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Crime

Missing Boone County man’s family seeks answers 10 years later

COLUMBIA, Mo. (KMIZ)

Wednesday marks 10 years since a Harrisburg man disappeared under suspicious circumstances.

Authorities have not found Charlie D. Bell's body, and his family says they still don't have answers to what happened.

Doris Boyce, Bell's mom, wakes up every day hoping and praying that her son will walk through her front door

" I really miss him, he's been gone a long time," Boyce said.

Bell was last seen on his motorcycle riding to Columbia and was reported missing after he didn't show up. The Boone County Sheriff’s Office considers his disappearance a homicide based on information from possible witnesses and the evidence investigators found.

Boyce said that although Boone County Sheriff's office attempted to solve the case, she is still not satisfied with the search for her missing son.

"I think they missed out on a lot of opportunities searching for him and going about the things that they did," Boyce said

In 2014, Jennifer Freeman took investigators to Bell's home on Route E in Boone County, where she said she witnessed someone shoot Bell in the garage. She admitted to cleaning up the blood left behind.

In Oct. 2015, Freeman pleaded guilty to evidence tampering. Judge Kevin Crane sentenced her to six years in prison.

Patrick Curl pleaded guilty in July to taking the license plate off Bell’s motorcycle. He received a three-year prison sentence for evidence tampering.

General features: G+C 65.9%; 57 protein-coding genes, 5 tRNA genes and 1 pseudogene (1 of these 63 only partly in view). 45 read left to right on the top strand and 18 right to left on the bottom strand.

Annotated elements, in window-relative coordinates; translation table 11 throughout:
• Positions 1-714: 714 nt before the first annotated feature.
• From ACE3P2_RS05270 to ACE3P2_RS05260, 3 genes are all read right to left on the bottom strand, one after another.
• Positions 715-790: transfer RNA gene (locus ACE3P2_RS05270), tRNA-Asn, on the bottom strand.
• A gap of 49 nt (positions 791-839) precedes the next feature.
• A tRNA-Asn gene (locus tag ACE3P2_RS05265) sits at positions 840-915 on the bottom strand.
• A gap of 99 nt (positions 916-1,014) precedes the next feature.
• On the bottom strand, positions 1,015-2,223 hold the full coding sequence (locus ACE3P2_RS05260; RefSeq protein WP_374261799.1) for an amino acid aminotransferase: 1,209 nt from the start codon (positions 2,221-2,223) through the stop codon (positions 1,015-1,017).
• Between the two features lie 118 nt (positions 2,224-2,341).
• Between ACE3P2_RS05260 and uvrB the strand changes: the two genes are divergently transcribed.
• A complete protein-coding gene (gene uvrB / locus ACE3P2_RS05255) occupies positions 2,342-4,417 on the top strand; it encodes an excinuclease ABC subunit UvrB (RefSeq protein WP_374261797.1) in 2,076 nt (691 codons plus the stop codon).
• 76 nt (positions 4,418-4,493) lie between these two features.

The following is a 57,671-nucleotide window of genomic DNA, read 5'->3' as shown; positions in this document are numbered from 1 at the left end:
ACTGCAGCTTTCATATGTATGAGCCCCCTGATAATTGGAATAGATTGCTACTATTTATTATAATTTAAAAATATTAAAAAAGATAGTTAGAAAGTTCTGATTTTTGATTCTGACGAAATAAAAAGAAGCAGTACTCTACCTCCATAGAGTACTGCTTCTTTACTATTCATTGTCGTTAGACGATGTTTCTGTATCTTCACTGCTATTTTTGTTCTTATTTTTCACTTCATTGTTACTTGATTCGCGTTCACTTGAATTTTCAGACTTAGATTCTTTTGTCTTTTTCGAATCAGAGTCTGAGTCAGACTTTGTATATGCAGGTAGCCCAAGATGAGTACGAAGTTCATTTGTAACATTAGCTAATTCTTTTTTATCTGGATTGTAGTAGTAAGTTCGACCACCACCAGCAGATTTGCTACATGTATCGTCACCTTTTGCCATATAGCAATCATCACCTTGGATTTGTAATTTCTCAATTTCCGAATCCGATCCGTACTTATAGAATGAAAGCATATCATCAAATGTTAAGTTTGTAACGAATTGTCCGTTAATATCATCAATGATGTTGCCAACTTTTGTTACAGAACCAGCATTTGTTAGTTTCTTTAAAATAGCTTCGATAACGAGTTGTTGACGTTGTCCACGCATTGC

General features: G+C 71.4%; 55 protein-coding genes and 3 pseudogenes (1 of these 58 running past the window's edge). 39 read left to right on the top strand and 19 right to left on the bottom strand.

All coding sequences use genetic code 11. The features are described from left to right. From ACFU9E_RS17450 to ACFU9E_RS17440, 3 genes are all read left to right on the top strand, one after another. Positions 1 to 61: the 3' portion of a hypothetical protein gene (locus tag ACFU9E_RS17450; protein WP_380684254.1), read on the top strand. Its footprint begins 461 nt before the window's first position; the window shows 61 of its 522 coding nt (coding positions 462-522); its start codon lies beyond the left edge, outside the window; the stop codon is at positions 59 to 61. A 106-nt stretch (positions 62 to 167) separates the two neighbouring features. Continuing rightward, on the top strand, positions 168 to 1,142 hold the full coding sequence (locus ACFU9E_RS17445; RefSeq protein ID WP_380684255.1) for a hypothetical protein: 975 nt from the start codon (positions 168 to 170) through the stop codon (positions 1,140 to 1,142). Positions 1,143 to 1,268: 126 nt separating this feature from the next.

Although both Curl and Freeman have been convicted of charges related to Bell's case, no one has been convicted of alleged murder.

Bell's body has still not been found and Boyce is on a mission to find out what happened to her son on that day 10 years ago. "I think there's more possible leads out there…I really do. It just takes the right person to call in," Boyce said.

In 2016, his father, Charles E. Bell, filed a petition for a hearing to establish the presumption of death and apply for letters of administration. Five years after a person’s disappearance, an application can be filed for the letters of administration of the estate of “any person supposed to be dead,” court documents at the time revealed.

This would allow Charles E. Bell to execute his son's estate and care for his three daughters. Online court records indicated at the time that Charles D. Bell has not engaged in any financial transactions and has had no contact with family members or close friends. The request was granted.

At the time of Charles D. Bell's disappearance, Bell had approximately $1.2 million in both real and personal property.

Boyce said a $75,000 reward is being offered for anyone with information leading to a suspect in Bell's disappearance. She encourages anyone with information to call the Boone County Sheriff's Office.

ABC 17 News has reached out to the Boone County Sheriff's for comment and has yet

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Joushua Blount

Joushua Blount hails from Cleveland, Ohio and has a bachelor’s degree in media communications from the University of Toledo. He also has a master’s degree from the University Of Alabama. Roll Tide!

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